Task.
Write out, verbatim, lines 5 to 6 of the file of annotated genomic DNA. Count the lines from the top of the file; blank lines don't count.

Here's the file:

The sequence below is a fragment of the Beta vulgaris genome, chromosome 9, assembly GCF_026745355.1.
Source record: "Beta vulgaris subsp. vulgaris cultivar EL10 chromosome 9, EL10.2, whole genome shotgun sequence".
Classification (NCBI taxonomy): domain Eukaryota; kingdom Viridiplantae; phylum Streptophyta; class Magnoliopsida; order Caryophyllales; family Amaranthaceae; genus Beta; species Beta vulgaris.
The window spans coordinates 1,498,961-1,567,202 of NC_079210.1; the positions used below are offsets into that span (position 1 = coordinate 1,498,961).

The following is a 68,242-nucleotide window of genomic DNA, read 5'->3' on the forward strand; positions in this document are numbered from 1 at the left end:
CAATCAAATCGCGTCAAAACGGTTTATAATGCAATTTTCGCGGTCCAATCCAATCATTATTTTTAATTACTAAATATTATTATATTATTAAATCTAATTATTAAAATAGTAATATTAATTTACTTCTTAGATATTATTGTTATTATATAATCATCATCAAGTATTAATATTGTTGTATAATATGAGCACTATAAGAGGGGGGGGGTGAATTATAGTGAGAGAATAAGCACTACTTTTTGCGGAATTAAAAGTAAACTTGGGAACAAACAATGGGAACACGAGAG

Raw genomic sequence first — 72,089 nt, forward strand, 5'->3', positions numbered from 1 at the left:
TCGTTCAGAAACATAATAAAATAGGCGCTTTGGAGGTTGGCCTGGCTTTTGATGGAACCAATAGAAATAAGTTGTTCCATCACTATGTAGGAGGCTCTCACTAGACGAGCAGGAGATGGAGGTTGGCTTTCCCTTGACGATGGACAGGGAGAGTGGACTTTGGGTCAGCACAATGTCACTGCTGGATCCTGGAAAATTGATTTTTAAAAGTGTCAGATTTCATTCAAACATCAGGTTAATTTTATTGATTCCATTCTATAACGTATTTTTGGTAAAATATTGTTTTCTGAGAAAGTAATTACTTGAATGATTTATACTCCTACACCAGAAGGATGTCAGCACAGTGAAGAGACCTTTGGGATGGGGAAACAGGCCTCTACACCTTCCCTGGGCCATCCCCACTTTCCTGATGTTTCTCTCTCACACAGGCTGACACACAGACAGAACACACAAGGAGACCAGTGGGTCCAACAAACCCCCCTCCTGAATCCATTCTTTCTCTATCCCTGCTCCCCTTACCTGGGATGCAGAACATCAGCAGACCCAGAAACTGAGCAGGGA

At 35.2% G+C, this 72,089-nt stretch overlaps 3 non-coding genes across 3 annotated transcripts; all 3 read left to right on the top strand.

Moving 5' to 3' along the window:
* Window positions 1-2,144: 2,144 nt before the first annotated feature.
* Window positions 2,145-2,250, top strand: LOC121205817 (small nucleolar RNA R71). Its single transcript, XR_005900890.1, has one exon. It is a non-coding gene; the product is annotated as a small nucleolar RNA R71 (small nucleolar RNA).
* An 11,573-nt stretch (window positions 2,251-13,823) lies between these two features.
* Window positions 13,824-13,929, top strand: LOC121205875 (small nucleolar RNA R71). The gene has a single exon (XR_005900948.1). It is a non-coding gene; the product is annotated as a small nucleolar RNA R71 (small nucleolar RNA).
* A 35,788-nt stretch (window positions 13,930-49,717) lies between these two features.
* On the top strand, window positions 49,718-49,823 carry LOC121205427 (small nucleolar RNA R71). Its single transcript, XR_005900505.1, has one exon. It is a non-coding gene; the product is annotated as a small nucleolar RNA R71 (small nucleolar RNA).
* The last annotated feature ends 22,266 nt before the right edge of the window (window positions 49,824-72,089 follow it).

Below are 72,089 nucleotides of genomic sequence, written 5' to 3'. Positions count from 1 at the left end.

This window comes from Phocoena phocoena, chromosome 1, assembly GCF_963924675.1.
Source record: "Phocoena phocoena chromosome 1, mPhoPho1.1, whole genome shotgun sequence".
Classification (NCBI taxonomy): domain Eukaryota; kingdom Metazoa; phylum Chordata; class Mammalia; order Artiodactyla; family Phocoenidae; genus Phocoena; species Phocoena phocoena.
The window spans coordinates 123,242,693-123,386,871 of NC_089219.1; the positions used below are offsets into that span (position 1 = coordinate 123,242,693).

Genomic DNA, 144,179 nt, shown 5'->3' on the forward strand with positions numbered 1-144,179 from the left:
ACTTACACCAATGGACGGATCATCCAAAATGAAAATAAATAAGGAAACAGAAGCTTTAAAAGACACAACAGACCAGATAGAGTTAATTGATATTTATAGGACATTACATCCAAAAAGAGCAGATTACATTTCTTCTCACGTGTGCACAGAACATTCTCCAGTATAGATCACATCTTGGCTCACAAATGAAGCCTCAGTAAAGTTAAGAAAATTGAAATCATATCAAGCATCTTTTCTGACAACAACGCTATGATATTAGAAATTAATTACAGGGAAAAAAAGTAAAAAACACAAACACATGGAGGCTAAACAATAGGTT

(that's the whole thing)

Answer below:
The following is a 68,242-nucleotide window of genomic DNA, read 5'->3' on the forward strand; positions in this document are numbered from 1 at the left end:
CAATCAAATCGCGTCAAAACGGTTTATAATGCAATTTTCGCGGTCCAATCCAATCATTATTTTTAATTACTAAATATTATTATATTATTAAATCTAATTATTAAAATAGTAATATTAATTTACTTCTTAGATATTATTGTTATTATATAATCATCATCAAGTATTAATATTGTTGTATAATATGAGCACTATAAGAGGGGGGGGGTGAATTATAGTGAGAGAATAAGCACTACTTTTTGCGGAATTAAAAGTAAACTTGGGAACAAACAATGGGAACACGAGAG